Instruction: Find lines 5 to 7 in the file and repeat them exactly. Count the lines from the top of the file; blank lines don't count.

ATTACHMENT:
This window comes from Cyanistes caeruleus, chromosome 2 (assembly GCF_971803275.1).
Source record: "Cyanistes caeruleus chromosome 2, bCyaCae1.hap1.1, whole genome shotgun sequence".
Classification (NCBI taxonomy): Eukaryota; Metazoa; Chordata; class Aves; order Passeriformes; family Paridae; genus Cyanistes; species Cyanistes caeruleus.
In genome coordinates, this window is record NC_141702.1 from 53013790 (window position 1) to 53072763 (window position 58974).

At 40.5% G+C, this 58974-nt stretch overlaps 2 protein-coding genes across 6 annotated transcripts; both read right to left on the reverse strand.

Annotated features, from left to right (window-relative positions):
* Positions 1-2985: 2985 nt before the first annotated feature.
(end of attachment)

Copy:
At 40.5% G+C, this 58974-nt stretch overlaps 2 protein-coding genes across 6 annotated transcripts; both read right to left on the reverse strand.

Annotated features, from left to right (window-relative positions):
* Positions 1-2985: 2985 nt before the first annotated feature.